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When to use CAN or BE ABLE TO for ability

Can you ride a bike? Jake Marsiglia via Flickr
You can use 'can' or 'be able to' to talk about ability, but not always. This article explains when to use 'can' and when to use 'be able to'.

Often, you can use both "can" and  "be able to" to talk about ability. Both of these sentences are OK:

  1. "Can you ride a bike?"
  2. "Are you able to ride a bike?"

However, "can" is more common.

"Be able to" can sound more formal, especially when you are talking about possibility because of a situation.

  1. "Can you come tomorrow?"
  2. "Are you able to come tomorrow?"

Sentence (2) sounds more like business English or some other formal situation. In your day to day life, you would use (1).

"Can" is better sometimes

There are some cases where you should not use "be able to" to talk about ability.

Talking about senses

When you use words to talk about your senses, like smellhear, taste, feel or see, or words it is better to use "can":

  • "I can see Mount Fuji from here!"  is good; but
  • "You are able to see Mount Fuji from here!" is a bit weird.

Know how to

If you mean "know how to", use "can":

  • "I can cook."
  • "Can you speak French?"

There is a difference between these two sentences:

  1. "Can you cook?" and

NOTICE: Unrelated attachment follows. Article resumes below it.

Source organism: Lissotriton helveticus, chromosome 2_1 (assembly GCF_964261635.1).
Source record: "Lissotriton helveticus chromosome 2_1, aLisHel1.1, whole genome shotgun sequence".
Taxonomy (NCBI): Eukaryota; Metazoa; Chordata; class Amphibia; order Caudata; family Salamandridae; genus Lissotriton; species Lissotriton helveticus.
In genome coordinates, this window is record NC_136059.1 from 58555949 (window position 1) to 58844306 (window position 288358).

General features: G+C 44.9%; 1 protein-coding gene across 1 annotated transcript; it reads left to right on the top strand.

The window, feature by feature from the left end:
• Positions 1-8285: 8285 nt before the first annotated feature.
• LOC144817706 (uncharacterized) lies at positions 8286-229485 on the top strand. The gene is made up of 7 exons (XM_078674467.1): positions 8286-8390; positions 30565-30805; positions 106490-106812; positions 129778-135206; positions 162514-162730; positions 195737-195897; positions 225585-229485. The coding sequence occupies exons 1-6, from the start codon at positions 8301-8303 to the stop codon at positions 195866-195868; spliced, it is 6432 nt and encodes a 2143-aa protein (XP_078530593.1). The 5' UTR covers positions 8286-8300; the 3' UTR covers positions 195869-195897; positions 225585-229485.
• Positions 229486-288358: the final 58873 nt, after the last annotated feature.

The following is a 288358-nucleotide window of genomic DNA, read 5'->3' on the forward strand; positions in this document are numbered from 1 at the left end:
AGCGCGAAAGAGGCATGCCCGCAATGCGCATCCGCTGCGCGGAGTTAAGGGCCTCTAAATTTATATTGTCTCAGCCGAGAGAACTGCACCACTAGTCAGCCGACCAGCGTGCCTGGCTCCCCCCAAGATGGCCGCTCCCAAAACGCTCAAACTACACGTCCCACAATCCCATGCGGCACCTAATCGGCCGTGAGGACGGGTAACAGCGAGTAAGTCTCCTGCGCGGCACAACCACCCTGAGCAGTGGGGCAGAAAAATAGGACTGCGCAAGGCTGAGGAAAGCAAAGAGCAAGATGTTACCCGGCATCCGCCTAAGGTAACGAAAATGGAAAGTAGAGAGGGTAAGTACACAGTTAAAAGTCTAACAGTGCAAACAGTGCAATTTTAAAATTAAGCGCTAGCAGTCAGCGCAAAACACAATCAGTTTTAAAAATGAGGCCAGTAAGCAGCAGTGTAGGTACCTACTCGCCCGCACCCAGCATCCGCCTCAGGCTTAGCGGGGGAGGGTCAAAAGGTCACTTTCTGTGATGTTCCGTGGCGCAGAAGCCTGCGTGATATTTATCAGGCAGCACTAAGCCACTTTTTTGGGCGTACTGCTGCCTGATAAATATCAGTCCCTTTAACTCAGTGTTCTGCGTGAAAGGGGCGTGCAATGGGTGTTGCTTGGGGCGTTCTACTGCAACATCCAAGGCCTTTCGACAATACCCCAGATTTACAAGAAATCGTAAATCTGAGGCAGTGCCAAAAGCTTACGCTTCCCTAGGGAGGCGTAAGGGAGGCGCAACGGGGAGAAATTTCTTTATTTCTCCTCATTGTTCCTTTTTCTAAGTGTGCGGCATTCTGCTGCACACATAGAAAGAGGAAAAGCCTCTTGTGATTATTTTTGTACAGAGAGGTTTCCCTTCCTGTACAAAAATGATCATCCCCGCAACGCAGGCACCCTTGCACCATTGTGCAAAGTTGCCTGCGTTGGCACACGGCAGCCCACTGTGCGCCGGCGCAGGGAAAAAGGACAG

2. "Are you able to cook?"

If I ask you (1), that means "Do you know how to cook?" If I ask you (2), that means "Do you have time to cook?" It is asking about your situation, and if it is possible for you to do it. 

This second example might be a little difficult to understand, so I will give you an example. My wife knows I can cook. We have been married for years, and I cook most nights (she does not enjoy it, I do). I know how to cook. But imagine that she invites our friends to our house for dinner on Saturday. She knows that on Saturday afternoon, I am busy. She might ask me, "Are you able to cook for our friends on Saturday?" She means, "Do you have time to cook, or are you too busy?"

With a passive

It is strange to use "be able to" with a passive. In that case, you should use "can":

  1. "Our system can be used on smartphones" is OK, but
  2. "Our system is able to be used on smartphones" is weird.

Things happening now

If something is happening now, as you speak, use "can":

  1. "I tried and tried, and now, look, I can do it!" is natural, but
  2. "I tried and tried, and now, look, I am able to do it!" is strange.
  1. If you want to talk about past ability, use "could" or "was able to".
  2. If you want to talk about future ability, use "will be able to" (since there is no "will can"!).
  • Matthew's picture
    About me
    I am from New Zealand. I lived in Japan and Brazil for a long time, but now I am back home in Auckland. I am the founder of Poligo. I like to play guitar and video games and surf when I get the chance. I have a wife and two boys.
    I specialize in teaching English to professionals and English teachers. I have taught English since 2001 in Japan, New Zealand and Brazil. I speak Japanese & Portuguese. I am the founder of Poligo and The English Farm (an online school for business English).

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